Skincare and updated beauty regimes are no longer part of yo mama’s makeup routine.
Over the past few years it has been easy to see that the way we shop and consume our fashion is becoming more gender-neutral. For a while, the beauty industry always focused on catering to the needs of the different genders – whereas now they celebrate change and embrace gender fluidity. As gender diversity becomes increasingly visible, and “traditional stereotypes begin to dissolve, and this kind of gendered marketing begins to look out-dated and out of touch“.
Like so many others ladies I too love the bold colours, (bring me ALL the cool-toned hot pink lipsticks) however the lack of neutral options has creative a problem by restricting binary categorization. In comes Gender-Neutral Brands. These can be brands that actively market themselves as unisex, such as the self-explanatory Non Gender Specific or the K-beauty inspired brand Panacea. Male grooming is a multi-billion industry worldwide with numbers consistently growing as men continue to invest in their appearances.
Now men and makeup is by no means a new concept. Androgynous styles and Drag have been around since before the 80’s (and to all the Queens out there, YAAAS YOU SLAY and ILY Sasha Velour <3) but something that’s becoming more prominent in mainstream media is gender neutrality and makeup for cisgender men. As the #RejectedBeautyQueen, the name itself basically means “not an expert” but a girl can’t help but notice the changing meaning masculinity.
Though different from full-face makeup beauty gurus, men are still generally invested in their appearances and this interest has led to the creation of makeup and skincare lines structured towards supplying the “everyday man’s need”. Just like women, studies show that men are increasingly dissatisfied with their bodies and for that reason more are flipping the bird to the “Man’s” gendered double-standard on beauty.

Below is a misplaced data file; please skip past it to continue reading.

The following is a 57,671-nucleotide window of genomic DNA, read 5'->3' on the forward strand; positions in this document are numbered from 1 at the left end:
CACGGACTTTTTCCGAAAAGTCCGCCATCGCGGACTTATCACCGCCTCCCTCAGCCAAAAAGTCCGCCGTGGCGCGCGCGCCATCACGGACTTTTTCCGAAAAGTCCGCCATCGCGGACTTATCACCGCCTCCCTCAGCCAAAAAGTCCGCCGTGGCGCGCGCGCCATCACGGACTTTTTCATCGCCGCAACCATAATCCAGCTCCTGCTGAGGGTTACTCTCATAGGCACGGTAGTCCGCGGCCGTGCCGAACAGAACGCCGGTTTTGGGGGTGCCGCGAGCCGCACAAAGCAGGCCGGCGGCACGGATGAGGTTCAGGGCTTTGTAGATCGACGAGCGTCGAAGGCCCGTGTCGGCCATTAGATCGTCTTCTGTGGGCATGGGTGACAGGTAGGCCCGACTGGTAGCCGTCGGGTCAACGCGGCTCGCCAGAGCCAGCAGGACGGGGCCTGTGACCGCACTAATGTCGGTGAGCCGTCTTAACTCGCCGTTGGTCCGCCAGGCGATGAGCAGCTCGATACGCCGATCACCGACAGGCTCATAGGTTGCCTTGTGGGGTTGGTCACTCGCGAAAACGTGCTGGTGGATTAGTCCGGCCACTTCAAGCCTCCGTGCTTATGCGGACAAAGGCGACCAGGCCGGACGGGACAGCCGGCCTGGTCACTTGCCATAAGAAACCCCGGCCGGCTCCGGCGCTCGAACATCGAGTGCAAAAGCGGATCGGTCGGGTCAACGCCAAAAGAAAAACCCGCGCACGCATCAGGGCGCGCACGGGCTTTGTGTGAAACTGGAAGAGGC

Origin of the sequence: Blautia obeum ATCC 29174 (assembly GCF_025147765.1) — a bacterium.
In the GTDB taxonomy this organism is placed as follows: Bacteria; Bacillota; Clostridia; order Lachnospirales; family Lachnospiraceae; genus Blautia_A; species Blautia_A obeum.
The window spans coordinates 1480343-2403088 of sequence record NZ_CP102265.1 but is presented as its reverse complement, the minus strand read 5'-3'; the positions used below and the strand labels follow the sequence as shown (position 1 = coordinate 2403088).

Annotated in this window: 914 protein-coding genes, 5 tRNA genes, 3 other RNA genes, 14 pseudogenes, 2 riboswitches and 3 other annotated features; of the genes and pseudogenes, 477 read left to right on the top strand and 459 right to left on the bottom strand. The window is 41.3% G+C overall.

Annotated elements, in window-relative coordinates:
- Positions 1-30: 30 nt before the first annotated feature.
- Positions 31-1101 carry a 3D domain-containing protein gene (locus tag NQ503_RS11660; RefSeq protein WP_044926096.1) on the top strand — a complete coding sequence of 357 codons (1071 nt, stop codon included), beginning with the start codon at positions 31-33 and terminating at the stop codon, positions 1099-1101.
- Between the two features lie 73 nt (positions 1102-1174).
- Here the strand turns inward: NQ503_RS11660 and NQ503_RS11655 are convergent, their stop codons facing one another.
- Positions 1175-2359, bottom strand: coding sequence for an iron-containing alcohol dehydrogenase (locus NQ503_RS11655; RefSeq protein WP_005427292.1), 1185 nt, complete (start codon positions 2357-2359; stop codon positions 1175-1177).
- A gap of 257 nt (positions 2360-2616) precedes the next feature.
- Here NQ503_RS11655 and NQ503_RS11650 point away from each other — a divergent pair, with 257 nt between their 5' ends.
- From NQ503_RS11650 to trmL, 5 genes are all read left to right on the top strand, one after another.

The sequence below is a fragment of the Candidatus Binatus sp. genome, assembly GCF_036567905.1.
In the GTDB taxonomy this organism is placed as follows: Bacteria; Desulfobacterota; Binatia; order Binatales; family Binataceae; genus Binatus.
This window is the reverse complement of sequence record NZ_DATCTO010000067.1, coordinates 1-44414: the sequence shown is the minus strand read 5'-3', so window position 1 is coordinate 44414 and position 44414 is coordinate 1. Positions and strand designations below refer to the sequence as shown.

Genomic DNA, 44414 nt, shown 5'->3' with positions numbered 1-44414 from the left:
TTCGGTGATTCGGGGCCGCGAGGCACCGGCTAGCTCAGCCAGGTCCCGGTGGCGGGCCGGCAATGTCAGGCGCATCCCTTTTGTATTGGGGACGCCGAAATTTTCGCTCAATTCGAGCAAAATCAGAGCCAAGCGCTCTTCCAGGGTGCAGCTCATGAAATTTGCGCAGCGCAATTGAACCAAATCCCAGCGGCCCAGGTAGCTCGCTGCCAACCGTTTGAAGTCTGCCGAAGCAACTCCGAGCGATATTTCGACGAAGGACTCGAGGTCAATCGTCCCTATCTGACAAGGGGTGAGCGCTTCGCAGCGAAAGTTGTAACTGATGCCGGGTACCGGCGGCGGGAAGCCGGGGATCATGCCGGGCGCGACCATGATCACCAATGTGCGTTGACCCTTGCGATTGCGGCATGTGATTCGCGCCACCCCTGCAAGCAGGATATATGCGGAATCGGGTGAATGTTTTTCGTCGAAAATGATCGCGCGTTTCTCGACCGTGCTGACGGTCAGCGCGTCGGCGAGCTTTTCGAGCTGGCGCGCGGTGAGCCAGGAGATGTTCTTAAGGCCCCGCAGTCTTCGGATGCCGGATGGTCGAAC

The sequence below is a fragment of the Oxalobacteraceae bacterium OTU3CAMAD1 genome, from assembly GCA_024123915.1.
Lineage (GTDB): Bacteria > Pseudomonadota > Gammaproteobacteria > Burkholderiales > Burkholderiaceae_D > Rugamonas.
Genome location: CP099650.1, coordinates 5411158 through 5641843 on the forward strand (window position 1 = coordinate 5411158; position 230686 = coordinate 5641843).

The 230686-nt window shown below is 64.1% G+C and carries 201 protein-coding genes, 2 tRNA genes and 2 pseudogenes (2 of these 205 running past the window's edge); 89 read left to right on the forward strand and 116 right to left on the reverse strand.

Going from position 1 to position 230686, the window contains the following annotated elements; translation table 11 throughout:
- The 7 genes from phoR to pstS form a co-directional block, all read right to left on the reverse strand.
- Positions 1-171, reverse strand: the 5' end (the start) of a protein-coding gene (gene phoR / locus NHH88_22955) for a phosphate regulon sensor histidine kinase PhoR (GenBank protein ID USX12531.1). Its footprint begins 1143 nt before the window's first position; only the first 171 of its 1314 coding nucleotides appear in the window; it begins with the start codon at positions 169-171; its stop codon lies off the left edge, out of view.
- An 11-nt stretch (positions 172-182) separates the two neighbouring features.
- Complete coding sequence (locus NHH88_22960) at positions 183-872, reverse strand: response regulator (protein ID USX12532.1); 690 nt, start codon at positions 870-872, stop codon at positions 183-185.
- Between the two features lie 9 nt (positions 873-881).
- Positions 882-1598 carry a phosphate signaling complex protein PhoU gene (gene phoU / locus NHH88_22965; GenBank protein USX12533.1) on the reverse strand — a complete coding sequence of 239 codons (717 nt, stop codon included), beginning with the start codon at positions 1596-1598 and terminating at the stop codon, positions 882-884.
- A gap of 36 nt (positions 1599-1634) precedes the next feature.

I personally first started seeing makeup for cisgender men on this ad by Annabelle
Not once do they mention makeup for men, society’s social construct, sexual orientation or even defending their choice of model. I was impressed by the use of a man, for a typically women’s centred line, just showing the product and not making a big deal (or any at all for that matter) of its impact.
Brands such as Formen, JECCA MAKEUP, Fluide and Both Ways Cosmetics are all examples of non-women specific brands (Formen though identifies as a “makeup line created by men for men“) working to fill the gap in the market beauty market, one which is overwhelmingly catered towards the needs of cisgender women. While many men and women share similar beauty issues, Foremen tackles skin issues unique to cisgender men. Foreman’s $35 Invisible Blotting Powder attempts to “control excess oil that accumulate on the face.” Men sweat twice as much as women, according to The International Dermal Institute.
“While a number of legacy beauty companies — like L’Oreal, Mac and Covergirl — have used marketing to show their gender-inclusivity, a few have done so through products. For example, Tom Ford has a concealer for men; Clinique has a men’s face bronzer; and Calvin Klein sells manscara” (NBC News, 2018).
I identify as a cisgender female and know that when it comes to the beauty industry, everything it catered towards my wants and needs. And for this I am quite lucky. I can’t say that I’ve gone through the troubles of experiencing societal backlash for wanting to wear makeup – but for those that, I am happy to see minds are changing and there are more ways for everyone to feel happy in their own skin.